T-Mobile Rolls Out IoT Data Plans for Developers – Investopedia

January 5, 2017 Facebook Twitter LinkedIn Google+ Uncategorized

AT&T Inc. (T) may have been the first out of the gate to offer businesses an Internet of Things (IoT) wireless data package to accelerate innovation in the burgeoning market of wireless connected devices, but T-Mobile US Inc. (TMUS) isn’t one to sit idly by, announcing its own IoT packages that marry wireless data and Category 1 modules to help accelerate the market.

Unveiled at the 2017 Consumer Electronics Show, T-Mobile said it’s aiming to solve the pain points for the IoT market. “Like everything they do, the carriers over-complicate the Internet of Things, and that leads to more hassle and cost for customers,” said Doug Chartier, a T-Mobile senior vice president, in a press release. “The wireless industry needs simpler options for IoT to take off, and that’s exactly what we’re delivering.”

T-Mobile: Carriers Complicate Things

According to T-Mobile, in its current form, if a company wants to create an IoT device, they have to buy a wireless module from one company and then purchase a data plan from the carrier—and that’s before the device is even in the market. T-Mobile argues that process stifles innovation in the IoT market, only helping to “line the carriers’ pockets.”

With T-Mobile’s new IoT packages, customers who are developing applications that require a little data can get up to 5MB of data each month for $20 per year per device in the first year and $6 per year per device after that. Unlimited data at 64kbps will cost a device maker $25 a year per device. For a limited time, businesses get $5 off the first year for each device. T-Mobile is throwing in the Cat1 module for free via a bill credit of up to $16 per module.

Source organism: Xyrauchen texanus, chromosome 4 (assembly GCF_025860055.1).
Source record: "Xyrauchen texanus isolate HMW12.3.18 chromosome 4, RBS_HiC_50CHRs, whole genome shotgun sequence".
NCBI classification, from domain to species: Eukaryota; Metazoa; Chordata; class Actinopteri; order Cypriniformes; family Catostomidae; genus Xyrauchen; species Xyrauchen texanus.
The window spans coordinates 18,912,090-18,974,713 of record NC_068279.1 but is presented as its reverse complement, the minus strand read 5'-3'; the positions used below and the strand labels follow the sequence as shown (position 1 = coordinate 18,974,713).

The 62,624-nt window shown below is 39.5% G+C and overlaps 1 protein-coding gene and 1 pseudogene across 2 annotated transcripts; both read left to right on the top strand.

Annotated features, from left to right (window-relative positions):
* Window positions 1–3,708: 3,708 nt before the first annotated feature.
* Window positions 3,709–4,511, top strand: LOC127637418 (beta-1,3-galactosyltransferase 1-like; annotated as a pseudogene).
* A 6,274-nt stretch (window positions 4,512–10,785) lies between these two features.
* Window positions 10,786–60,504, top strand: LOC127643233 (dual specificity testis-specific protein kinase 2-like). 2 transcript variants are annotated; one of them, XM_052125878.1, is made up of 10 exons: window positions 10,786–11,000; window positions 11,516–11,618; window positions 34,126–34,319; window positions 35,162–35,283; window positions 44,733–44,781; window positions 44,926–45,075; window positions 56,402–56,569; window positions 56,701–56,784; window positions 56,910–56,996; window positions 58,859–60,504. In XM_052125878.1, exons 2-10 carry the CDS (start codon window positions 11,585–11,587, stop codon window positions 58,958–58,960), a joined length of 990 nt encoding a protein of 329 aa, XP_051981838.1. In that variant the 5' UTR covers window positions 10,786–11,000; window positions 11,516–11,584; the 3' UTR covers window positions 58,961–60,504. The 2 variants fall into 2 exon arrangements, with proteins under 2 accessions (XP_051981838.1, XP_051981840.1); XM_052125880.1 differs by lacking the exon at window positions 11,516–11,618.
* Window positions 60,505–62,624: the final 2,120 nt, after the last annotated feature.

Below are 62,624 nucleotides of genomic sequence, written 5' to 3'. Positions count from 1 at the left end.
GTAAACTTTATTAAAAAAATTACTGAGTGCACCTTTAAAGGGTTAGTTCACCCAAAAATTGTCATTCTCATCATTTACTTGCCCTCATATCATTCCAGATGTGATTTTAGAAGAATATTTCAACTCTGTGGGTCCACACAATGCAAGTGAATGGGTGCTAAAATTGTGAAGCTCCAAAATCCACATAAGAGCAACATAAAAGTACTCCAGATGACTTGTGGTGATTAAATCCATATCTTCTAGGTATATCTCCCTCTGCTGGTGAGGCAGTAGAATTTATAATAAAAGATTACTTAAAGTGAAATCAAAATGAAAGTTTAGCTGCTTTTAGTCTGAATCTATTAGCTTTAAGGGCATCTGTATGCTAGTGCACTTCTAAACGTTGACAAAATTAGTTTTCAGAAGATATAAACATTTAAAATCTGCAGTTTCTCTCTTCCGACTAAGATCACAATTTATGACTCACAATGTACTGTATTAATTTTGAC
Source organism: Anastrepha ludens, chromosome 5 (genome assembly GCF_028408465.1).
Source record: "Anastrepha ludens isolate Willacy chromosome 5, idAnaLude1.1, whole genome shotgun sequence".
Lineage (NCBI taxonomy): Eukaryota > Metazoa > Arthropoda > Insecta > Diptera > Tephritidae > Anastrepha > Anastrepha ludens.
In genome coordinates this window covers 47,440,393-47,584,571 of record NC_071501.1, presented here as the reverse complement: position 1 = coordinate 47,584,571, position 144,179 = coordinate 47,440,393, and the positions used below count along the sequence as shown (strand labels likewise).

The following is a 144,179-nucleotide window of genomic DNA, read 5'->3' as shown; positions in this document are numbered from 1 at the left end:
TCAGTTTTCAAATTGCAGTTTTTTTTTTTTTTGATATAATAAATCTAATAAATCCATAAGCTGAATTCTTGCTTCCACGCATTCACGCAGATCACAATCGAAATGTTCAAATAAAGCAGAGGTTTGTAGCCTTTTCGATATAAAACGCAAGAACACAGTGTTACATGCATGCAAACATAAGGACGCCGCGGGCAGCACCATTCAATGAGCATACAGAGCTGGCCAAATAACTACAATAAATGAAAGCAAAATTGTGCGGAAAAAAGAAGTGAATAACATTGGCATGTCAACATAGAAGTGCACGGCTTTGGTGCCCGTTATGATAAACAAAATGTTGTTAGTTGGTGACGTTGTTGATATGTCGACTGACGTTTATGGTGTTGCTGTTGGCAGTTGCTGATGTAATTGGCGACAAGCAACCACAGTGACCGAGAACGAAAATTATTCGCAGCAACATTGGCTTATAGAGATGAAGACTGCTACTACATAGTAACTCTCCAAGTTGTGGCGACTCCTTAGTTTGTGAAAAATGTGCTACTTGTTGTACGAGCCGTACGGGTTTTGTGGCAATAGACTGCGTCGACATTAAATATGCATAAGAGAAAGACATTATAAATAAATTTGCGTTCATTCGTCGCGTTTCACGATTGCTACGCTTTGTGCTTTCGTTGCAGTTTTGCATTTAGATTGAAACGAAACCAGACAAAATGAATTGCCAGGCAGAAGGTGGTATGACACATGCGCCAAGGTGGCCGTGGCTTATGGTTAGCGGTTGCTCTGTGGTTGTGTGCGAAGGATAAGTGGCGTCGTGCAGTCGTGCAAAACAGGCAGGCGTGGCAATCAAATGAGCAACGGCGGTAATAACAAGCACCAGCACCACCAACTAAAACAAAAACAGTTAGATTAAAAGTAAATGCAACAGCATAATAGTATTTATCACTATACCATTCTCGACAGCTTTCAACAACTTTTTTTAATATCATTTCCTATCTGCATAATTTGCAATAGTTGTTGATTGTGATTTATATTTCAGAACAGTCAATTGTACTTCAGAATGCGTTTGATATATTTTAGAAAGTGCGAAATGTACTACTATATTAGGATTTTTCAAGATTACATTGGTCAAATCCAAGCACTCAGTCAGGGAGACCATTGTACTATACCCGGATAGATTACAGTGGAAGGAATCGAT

AT&T’s Plan

In October, AT&T announced its own initiative in which it is hawking data plans to developers and businesses to wirelessly connect their IoT projects. With the plans, developers and businesses can purchase a bucket of prepaid data to power up to a thousand devices on the AT&T network. “Making data plans available for developers and innovators lowers the barriers of entry. It lets small players, used to working at the speed of innovation, get their products off the ground and in the hands of customers,” said Chris Penrose, senior vice president of IoT solutions at AT&T, when the initiative was announced. Developers and companies will be charged $25 for 1GB, $60 for 3GB and $100 for 5GB. The 1GB and 3GB plans are valid for up to 12 months while the 5GB plan is good for 24 months. (See also: AT&T Selling Internet of Things Data Plans.)

The carriers are in a race to move beyond smartphones and have been eyeing the IoT and 5G markets to meet that end. With the IoT market still in the early stages, expectations are high that it will explode into a billion-dollar business, and carriers want to position themselves to lead in that area.

During CES, AT&T announced a further push into IoT, offering businesses a range of professional and consulting services that it says can help device makers speed innovation and lower risks and design, develop and optimize IoT architecture and deploy to manage IoT initiatives. “This is a time when virtually anything can be connected to the Internet. Entirely new experiences and processes never thought possible are now achievable through the IoT. And they can transform entire industries,” said AT&T’s Penrose in a press release. “Sharing our tools, expertise and speedy access to our network can help businesses of all sizes succeed with the IoT.”